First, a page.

“Encouraging Creativity and Experiential Learning”
Grant approved: October 2013
Video: "Conductive Kandinskys"
Edgewood School, January 2015 (see below)
A $35,000 grant will renew support of Fox Meadow’s pilot project and initiate MakerSpace programs in the other four elementary schools in 2013-14. The budget includes $7,500 each in four new schools and $5,000 to improve Fox Meadow’s existing program.
MakerSpace’s goal is to prepare students to embrace innovation and entrepreneurial enterprise. The MakerSpace Program encourages experiential learning, communication, creativity, collaboration and critical thinking. Creating a dedicated physical space and engaging teachers, students and parents have been important elements in the success of the program in its first year at Fox Meadow. Student projects have included work on robotics, circuitry and use of a 3D printer.
The pilot program in Fox Meadow was funded by the Center for Innovation in December 2012. Construction and equipment purchase took place in January and February 2013, with a ‘soft launch’ in March. The program is housed in a large closet – renovated with new flooring, freshly painted walls and added shelving to create a welcoming environment for students in grades 2 through 5. In its first three months of full operation, the program has proven to be popular with students and teachers alike.
Fox Meadow’s MakerSpace was developed by Peter McKenna and Principal Duncan Wilson, with active participation by many other teachers in the school. Activities in the 2012-13 school year initially involved third graders undertaking pilot activities in small groups working on prototype projects. Then second grade classes joined the program, along with fourth and fifth graders doing modeling activities with the 3D printer.
Scarsdale’s MakerSpace program is the only one of its kind that we are aware of in a K-12 public school system. Fox Meadow computer teacher Peter McKenna has been invited by the Tech Forum and Technology and Learning magazine to talk about his experience with the program this Fall at their annual conference for the Northeast Region. Looking ahead to the new school year, all five elementary school principals have embraced the idea and look forward to the opportunity to begin MakerSpace Programs in their own schools.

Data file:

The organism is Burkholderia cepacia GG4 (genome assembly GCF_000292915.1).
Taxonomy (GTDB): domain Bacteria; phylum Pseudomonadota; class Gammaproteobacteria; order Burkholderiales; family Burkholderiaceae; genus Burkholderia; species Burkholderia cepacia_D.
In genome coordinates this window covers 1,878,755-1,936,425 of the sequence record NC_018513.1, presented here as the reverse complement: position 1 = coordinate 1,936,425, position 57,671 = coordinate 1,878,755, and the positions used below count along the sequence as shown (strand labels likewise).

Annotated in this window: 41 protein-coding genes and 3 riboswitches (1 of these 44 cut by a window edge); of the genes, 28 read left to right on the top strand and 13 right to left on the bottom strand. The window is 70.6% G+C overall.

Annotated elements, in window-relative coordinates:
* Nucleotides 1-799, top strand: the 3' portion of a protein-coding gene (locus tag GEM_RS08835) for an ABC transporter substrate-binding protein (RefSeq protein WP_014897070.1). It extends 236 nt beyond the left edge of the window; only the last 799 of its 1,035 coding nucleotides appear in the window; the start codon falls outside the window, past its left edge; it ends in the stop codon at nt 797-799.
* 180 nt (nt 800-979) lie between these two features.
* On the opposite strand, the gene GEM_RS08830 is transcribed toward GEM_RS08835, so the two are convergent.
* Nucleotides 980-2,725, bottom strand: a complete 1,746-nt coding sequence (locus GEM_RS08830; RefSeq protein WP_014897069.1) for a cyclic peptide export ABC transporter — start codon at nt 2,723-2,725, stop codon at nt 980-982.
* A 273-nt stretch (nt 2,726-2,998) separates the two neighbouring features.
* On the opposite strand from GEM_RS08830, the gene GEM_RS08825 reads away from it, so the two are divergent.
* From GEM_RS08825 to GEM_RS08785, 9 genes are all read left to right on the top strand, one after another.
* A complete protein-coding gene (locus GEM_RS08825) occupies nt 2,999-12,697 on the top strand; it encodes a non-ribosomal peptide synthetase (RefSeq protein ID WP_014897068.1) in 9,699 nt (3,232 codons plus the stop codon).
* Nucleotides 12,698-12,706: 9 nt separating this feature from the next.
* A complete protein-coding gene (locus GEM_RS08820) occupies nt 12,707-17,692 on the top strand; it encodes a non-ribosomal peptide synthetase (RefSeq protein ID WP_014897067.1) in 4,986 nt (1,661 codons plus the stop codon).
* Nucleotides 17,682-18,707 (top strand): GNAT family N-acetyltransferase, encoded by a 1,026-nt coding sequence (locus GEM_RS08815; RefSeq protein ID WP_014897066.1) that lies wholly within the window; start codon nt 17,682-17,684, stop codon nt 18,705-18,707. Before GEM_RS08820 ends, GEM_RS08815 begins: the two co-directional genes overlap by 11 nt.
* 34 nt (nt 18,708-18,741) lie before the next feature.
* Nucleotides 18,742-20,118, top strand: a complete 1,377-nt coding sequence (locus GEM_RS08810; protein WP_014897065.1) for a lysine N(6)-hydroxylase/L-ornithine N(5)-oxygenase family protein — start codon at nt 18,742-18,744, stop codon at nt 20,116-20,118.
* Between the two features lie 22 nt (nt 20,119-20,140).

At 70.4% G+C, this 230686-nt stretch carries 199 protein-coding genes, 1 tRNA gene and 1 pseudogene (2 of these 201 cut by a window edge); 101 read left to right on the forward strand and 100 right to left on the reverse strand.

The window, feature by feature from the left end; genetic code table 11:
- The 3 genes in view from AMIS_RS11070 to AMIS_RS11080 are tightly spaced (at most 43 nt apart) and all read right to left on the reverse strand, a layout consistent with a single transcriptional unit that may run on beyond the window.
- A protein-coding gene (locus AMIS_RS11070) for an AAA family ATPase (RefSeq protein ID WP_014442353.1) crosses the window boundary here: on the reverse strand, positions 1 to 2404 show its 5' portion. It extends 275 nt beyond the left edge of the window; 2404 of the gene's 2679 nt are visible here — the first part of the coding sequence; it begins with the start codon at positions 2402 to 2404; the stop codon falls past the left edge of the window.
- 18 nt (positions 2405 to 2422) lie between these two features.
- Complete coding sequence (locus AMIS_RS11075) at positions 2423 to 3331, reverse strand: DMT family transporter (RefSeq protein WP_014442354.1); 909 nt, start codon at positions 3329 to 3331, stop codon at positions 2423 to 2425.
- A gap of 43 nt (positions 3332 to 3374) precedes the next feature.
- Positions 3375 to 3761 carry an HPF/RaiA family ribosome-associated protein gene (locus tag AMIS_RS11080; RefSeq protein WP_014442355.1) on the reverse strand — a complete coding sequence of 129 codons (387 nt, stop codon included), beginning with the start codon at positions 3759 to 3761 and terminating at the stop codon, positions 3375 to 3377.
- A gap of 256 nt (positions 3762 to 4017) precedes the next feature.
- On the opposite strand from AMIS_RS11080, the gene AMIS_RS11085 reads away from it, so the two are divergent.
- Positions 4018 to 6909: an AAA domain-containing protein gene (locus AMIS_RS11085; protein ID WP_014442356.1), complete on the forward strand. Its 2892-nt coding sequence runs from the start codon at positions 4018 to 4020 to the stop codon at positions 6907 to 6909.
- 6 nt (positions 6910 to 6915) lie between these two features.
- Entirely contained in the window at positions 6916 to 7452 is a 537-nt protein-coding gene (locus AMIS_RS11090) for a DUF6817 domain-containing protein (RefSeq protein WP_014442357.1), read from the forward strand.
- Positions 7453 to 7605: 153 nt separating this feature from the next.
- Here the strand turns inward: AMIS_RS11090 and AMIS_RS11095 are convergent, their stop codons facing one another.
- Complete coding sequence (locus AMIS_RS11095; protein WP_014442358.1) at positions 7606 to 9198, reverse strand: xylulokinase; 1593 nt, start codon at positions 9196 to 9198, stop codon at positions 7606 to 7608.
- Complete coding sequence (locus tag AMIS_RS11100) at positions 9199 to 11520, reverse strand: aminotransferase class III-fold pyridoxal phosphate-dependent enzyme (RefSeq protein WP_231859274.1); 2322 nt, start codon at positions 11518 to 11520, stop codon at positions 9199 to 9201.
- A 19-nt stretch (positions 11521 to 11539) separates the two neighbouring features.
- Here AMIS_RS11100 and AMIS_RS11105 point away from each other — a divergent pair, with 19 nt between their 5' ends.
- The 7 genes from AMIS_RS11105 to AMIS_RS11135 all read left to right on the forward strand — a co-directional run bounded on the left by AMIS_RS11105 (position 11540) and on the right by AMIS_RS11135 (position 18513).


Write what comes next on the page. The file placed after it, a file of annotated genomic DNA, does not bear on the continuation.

Activities proposed by District staff for the year ahead:
- Launching new programs in four elementary schools.
- Completion of some additional construction in the Fox Meadow space.
- Development of a pilot program at Fox Meadow that would take place mornings before school, and involve parents/guardians and students working together on projects.
- Exploration of the idea of having students work in the space at lunchtime, possibly with parent volunteers and teachers.
- Convene fifth grade classes to use MakerSpace together (e.g., using construction kits for the science curriculum’s "Models and Designs" unit.)
- Development of a "Maker Movement" course through the Scarsdale Teachers Institute, to be offered to all teachers in the District.
"Make Way for Movers"
A video featuring Heathcote's MakerSpace program
Conductive Kandinskys - (Connecting Music, Art, and Circuitry)
This project was a collaboration between Lisa Forte (Music Teacher) and Matthew Fitzpatrick (Art Teacher) at Edgewood Elementary School in Scarsdale, NY. The goal of this project was to combine music and art in order to teach Kindergarten students the principles of circuitry through the embodiment of sound. Students explored the art of Wassily Kandinsky and the musical composition was composed by Lisa Forte.
In the music room, students gained awareness of pitch, rhythm, tempo and dynamics by embodying melodies/loops ("put the sounds in their bodies") through movement. In the art room, we listened to the same melodies/loops and interpreted these sounds into color, line, shape and form. Using conductive paint, students outlined their (elements) painted lines, shapes and forms. Each painting was hooked up to a MaKey MaKey circuit system, which is plugged into a computer that has Scratch software programmed to play each melody/loop separately. This process allows each element to play the same melody/loop when the painting is touched and the circuit is completed.
Students experimented with a circuit box, which utilizes a MaKey Makey. Students then drew circuit designs in pencil. They hooked their drawing up to the circuit box, touched the ground wire with one hand and their drawing with the other. If their circuit was complete a sound played, if not they had to experiment independently to find out why. Once they had a complete understanding, they then went back to their Conductive Kandinsky painting to fix any missed connections or errors.
Video: “Conductive Kandinskys” – Edgewood School, January 2015